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Dr Kristian Lasslett

Lecturer in Criminology, University of Ulster, and Executive Board, International State Crime Initiative

Kristian Lasslett is currently Lecturer in Criminology at the University of Ulster and a member of the International State Crime Initiative’s Executive Board. He is editor of the State Crime Testimony Project and joint editor-in-chief of State Crime. Kristian has conducted extensive fieldwork in Australia, Papua New Guinea, and the United States, and has published papers on state crime and criminological theory in leading international journals. His first book State Crime on the Margins of Empire (Pluto Press) is forthcoming. Presently Kristian is carrying out research on land grabbing, corruption and civil society in Papua New Guinea.

UKIP is Neoliberalism's Frankenstein Moment

UKIP is not a protest party or indeed an anti-establishment beachhead, it is simply a zany sibling of the two political wings of neoliberal rule. As a result, UKIP will not offer working class voters substantive answers to contemporary dilemmas.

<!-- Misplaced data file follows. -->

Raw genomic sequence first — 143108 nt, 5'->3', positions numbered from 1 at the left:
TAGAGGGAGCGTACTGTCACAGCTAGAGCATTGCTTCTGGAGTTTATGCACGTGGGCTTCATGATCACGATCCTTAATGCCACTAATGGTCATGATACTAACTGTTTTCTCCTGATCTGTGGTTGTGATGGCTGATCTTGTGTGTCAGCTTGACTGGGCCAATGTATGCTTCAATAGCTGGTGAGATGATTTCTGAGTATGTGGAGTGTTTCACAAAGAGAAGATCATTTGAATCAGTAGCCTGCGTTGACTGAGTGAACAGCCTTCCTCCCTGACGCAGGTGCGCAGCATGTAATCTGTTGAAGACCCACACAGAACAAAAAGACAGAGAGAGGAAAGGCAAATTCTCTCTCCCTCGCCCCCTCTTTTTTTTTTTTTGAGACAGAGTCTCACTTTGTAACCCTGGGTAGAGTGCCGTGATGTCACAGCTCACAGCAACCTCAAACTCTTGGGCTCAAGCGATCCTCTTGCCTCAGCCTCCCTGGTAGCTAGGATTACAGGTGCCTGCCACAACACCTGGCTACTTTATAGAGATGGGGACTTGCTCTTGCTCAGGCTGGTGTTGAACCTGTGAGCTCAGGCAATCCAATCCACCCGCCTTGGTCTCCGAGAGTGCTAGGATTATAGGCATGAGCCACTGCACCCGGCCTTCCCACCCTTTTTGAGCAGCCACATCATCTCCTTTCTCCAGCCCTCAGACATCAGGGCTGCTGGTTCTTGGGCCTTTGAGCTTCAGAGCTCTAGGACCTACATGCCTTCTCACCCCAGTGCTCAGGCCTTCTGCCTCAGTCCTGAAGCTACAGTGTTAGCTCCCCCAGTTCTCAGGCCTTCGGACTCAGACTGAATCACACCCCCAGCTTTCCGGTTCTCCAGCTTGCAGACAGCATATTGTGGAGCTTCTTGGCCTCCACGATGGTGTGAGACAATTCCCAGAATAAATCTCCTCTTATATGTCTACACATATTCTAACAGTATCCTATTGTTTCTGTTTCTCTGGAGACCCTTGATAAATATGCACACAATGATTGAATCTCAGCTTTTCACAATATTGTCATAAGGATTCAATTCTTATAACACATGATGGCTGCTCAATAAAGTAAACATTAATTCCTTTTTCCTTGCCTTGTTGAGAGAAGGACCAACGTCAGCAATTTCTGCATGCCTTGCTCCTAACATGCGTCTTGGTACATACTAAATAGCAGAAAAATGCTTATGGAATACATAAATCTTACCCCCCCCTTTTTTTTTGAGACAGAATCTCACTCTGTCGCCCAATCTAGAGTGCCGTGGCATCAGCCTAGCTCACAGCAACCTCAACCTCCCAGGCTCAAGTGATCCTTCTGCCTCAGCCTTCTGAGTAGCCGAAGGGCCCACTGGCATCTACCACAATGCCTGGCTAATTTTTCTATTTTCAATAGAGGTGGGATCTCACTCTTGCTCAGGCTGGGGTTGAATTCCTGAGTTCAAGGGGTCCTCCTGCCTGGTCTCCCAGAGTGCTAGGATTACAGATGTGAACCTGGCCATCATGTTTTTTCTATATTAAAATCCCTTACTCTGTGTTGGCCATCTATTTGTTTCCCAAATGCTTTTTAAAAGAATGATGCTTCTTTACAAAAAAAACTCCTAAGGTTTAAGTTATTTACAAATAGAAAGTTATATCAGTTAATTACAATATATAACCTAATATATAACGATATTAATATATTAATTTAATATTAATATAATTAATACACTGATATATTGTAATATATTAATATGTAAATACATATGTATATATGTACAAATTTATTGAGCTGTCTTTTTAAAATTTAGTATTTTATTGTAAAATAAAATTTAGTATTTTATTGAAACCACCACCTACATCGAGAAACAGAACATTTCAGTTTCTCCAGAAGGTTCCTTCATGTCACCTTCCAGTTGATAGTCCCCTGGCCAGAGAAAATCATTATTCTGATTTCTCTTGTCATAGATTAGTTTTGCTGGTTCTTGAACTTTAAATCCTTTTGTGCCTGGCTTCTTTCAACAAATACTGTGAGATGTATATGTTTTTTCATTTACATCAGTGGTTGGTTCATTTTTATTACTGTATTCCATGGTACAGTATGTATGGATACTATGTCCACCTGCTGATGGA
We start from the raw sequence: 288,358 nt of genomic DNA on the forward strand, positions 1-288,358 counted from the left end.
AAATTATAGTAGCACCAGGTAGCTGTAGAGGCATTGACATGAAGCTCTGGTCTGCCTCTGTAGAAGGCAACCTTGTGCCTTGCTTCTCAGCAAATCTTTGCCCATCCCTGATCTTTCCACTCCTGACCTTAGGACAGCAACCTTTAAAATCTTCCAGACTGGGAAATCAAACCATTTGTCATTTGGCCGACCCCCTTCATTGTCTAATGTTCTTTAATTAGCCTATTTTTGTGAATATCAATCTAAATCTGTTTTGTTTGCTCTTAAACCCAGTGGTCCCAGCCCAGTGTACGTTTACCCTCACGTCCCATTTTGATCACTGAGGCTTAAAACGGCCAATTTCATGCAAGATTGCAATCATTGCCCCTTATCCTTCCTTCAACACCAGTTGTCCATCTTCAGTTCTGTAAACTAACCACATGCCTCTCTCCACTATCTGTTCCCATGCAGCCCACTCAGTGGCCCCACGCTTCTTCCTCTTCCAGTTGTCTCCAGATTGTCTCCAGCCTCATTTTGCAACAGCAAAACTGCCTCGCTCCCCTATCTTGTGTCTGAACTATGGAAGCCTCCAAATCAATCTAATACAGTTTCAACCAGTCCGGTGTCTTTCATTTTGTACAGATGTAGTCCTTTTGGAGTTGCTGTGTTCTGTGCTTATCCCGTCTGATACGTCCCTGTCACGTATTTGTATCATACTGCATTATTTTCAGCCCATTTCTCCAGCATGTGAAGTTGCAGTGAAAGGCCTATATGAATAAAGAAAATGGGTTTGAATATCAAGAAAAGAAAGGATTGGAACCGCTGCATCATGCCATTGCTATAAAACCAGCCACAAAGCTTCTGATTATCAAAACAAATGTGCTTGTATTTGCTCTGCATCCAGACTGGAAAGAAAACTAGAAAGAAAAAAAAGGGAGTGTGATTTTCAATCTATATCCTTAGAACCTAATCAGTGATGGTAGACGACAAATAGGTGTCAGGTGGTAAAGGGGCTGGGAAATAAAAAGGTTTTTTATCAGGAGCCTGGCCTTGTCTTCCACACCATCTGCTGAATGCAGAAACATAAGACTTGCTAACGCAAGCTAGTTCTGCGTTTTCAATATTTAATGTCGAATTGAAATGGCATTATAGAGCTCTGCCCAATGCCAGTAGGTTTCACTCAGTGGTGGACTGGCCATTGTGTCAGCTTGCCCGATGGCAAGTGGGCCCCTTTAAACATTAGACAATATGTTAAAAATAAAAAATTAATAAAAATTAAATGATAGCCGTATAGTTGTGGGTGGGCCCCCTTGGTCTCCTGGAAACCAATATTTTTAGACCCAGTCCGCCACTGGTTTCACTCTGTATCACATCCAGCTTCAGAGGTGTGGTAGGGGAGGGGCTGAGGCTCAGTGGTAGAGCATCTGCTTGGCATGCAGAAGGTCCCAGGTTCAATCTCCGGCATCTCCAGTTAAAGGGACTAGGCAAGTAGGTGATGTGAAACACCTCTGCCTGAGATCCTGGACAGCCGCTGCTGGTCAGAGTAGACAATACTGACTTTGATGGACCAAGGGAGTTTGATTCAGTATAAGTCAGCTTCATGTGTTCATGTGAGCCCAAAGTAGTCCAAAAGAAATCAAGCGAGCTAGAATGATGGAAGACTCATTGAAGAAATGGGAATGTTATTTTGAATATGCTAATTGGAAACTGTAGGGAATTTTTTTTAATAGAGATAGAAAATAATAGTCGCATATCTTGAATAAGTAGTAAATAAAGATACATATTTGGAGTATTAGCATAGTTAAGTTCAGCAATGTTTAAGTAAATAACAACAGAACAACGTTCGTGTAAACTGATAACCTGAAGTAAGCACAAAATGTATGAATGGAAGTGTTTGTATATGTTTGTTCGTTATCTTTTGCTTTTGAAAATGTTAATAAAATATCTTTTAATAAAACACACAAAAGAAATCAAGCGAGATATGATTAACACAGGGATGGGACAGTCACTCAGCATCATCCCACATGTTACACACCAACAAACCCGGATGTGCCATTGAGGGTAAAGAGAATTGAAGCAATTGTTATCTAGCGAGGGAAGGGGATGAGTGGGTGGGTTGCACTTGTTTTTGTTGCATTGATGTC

23/05/2014 15:02 BST

PJ Harvey and the Today Programme Controversy

The consensus among the programme's critics is that the music-icon organised several hours of tiresome leftist drivel - the word left has been echoed again and again. Behind this criticism is a stance that is both dangerous and ingenious at the same time.
03/01/2014 11:20 GMT

The Politics of Eulogies: Contrast Hugo Chavez and President Suharto

Over the coming days and weeks, plenty will be said on Chavez. Some analysis will be fair and well researched; other accounts will pass through the distorting lens of Western interests. As the case of Suharto demonstrates, this lens can play optical tricks, indeed millions can be wiped from the record.
07/03/2013 13:32 GMT

'Gillileaks' and Australia's Hypocrisy Over Julian Assange

When Julian Assange and Wikileaks released a cache of US government cables in 2010, Australia's prime minister, Julia Gillard, denounced the leak in the strongest terms. Fast forward three years, and it would appear the Australian government has had a road to Damascus experience.
22/01/2013 13:52 GMT